The wines of Weingut Kunstler are Rheingau wines. Elegant, masculine, with a hidden core of power and a clarity that borders philosophy. My favorite wine was the Hochheimer Kirchenstuck Riesling Kabinett Trocken, because it personified all of the above, a true Rheingau wine, masculine, complex and yet, crystal clear. One cannot overlook the Berg Schlossberg Riesling GG from 2016 either, elegant, but with yellower fruit and a more delicate feel, as expected from the vintage.
Overall, the 2017 vintage seems extremely promising. And, at least in my case, will probably offer a good amount of wine for long term storage while I enjoy the 2016s. Overall, Riesling rewards those who can wait… but that, of course, may be just my opinion.
What does the image of Georgia conjure up in the American psyche? Other than peaches… wait, wrong Georgia… Perhaps mountains? I know my students may think of Medea, the strong, stubborn, lovesick princess of Colchis, daughter of the haughty Aeetes. Aeetes did have an eternal set of springs at his palace that poured forth honey, milk and wine… Thus, there is at least that connection (though Georgian wine history goes much further). I, on the other hand, along with everyone who grew up in the Soviet Union always think of…Pushkin (Pushkin is always the answer - no matter the question.)
“На холмах Грузии лежит ночная мгла, / Шумит Арагва предо мною. / Мне грустно и легко; печаль моя светла; / Печаль моя полна тобою…” (The hills of Georgia, covered by the Night, / The mighty Aragva roaring below / My mind is both gloomy and light / My heartache is full of You…)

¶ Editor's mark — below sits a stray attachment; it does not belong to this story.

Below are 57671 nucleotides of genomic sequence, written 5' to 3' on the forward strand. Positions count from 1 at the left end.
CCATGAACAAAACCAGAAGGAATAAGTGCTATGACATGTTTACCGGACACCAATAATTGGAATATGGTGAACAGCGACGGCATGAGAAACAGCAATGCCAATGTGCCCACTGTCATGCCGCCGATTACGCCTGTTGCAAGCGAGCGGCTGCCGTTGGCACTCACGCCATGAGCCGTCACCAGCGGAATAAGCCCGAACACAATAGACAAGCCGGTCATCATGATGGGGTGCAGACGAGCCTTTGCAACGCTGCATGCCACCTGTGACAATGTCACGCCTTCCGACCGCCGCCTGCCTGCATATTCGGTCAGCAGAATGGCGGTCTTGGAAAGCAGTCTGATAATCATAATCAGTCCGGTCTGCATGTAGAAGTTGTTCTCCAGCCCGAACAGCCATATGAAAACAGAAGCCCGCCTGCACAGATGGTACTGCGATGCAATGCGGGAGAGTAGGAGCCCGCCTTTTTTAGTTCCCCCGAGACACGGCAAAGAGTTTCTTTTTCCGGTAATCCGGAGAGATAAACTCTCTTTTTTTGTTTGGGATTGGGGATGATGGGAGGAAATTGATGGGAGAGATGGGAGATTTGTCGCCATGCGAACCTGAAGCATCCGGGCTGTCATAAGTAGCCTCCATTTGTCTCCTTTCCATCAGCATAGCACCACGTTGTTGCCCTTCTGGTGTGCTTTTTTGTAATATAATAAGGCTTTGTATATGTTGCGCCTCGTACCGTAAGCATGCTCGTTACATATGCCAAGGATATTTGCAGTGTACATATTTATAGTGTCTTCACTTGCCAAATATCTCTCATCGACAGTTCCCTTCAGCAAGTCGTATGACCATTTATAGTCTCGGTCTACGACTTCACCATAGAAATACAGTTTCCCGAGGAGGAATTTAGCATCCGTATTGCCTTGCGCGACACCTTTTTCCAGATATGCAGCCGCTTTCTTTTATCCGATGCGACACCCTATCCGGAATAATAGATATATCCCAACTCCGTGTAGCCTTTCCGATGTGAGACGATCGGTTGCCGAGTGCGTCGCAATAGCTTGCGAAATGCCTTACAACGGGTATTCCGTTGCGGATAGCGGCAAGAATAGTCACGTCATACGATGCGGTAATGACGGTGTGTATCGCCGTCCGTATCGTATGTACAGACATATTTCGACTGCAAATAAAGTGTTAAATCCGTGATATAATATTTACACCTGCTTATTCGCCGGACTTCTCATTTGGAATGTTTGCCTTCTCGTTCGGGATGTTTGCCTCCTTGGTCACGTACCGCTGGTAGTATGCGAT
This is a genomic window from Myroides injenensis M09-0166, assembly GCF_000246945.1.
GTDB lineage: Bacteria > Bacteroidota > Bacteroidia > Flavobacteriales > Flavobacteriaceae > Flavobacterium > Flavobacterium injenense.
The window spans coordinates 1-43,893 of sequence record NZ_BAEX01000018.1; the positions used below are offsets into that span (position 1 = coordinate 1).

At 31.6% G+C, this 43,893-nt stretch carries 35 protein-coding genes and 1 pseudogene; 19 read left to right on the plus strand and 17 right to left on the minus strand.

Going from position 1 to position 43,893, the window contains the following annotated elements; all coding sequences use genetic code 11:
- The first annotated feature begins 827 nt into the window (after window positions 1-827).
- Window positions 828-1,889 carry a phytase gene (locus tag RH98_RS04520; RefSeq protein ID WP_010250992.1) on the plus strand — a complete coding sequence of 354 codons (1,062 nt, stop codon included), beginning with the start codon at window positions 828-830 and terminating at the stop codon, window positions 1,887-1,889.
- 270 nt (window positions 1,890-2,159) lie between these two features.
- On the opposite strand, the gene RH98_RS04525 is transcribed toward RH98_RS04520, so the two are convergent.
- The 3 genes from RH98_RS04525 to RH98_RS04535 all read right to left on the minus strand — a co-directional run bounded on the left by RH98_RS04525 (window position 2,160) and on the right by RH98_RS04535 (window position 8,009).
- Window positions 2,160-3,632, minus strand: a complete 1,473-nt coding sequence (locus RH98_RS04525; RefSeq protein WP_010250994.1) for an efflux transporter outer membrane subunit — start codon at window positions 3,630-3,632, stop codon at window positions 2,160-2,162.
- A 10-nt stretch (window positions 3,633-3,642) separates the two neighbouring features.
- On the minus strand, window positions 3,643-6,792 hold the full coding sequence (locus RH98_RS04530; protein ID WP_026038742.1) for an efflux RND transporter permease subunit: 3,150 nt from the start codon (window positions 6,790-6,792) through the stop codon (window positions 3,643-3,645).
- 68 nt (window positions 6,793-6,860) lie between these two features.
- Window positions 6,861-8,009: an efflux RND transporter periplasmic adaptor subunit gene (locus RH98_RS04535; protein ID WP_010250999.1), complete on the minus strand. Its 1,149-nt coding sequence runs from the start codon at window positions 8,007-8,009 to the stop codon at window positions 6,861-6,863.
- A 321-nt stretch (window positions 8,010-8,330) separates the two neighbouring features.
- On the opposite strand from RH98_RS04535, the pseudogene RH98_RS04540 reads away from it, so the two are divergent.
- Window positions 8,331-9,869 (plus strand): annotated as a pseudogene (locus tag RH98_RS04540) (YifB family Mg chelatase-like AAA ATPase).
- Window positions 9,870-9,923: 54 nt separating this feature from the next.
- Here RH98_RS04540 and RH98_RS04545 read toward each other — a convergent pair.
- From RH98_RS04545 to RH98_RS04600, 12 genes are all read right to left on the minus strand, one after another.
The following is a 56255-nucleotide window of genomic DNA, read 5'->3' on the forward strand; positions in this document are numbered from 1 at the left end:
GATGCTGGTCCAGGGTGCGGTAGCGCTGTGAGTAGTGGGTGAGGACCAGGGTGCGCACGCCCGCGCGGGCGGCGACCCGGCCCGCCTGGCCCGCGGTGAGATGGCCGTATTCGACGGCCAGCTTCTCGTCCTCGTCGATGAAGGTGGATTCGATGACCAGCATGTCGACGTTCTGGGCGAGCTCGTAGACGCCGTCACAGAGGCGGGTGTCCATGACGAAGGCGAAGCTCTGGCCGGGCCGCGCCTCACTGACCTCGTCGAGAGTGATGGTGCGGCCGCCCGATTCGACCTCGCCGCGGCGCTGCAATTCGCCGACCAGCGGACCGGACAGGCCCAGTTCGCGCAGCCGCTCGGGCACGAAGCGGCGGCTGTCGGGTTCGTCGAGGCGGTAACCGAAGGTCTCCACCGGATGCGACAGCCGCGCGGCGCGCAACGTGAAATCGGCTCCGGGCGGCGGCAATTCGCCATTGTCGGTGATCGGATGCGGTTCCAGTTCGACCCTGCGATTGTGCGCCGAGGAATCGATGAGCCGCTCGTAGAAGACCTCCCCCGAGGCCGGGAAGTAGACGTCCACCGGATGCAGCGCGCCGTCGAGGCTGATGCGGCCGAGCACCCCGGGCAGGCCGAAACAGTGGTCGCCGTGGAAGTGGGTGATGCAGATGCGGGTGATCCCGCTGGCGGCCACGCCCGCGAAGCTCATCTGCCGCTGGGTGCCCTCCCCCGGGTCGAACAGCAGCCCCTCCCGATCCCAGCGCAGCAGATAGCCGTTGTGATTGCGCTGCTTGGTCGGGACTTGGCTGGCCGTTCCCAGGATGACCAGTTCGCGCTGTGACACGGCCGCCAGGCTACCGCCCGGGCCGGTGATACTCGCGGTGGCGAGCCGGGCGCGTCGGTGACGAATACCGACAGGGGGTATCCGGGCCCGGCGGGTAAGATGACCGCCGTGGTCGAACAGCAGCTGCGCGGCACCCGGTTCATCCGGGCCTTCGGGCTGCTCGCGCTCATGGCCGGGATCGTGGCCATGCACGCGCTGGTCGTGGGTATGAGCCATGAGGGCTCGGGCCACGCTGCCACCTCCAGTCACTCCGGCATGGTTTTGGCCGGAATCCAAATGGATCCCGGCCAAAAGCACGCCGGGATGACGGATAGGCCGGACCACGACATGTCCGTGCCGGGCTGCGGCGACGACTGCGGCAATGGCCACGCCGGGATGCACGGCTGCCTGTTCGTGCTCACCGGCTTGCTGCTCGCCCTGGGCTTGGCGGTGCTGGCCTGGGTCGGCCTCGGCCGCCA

I visited Georgia as a child, and I distinctly remember the impression it made: fresh, bright and vibrant. Yes, perhaps to an outsider, the Soviet period Georgia would not have made that impression, but for an urban child from a dull industrial city, this was a different world. Fresh lamb, fresh water, bright voices, fresh - and full of life - faces! And that water, flowing out of seeming every rock, sweet, mineral-laden and, surely, the cure for every disease. But wine? I was only eight…
Georgian wine was THE wine of the Soviet world. Sure - there were some imports from Hungary and Bulgaria, and a few weak wines from Moldova, but Georgia made the wine everyone wanted and no celebratory occasion was complete without. When my family immigrated to the United States in the 90’s, Georgian wine was another link to the “old country”, a nostalgic pleasure. But the immigrant community drank (and drinks) wine that reminded them of the Soviet period, often sweet, overripe and medicinal - hardly a wine geek dream. They lacked…everything. But the culture of wine-making was not gone. With the passing of the Soviet period, the fledgling artisanal industry is on the rise in Georgia, a renewal that looks both to the past and toward the future. That is why I was excited to attend today’s tasting - to taste both the past and the future.
And to learn, because speaking Russian does not make one an immediate expert on all things within the Soviet sphere. And surely - not the ancient tradition of Qvevri. Luckily I was able to get a seat for the seminar on these earthenware vessels and the traditions of Georgian wine-making, lead by Lisa Granik, MW. The complexity and the sheer level of intricacy was shocking. In my naivete, I never imagined how many choices and possibilities these vessels allowed. Starting from the clay itself and the firing method, to the cooling constructs and the soil the vessel is to be buried in. The qvevri themselves require amazing attention - the giant vessels require six days in a kiln, where they must be heated to over 1000°. And then, the process begins: what size does the winemaker choose? what lining (wax on the inside or perhaps a cement outside?) Stems or no stems, or some stems? And after six months - the wines are transferred to another vessel and the maturation process begins. Ms. Granik laid out the advantages and disadvantages of these and gave us a peek at the choices facing the modern winemaker. And then came the wines - bursting with personality and brightness.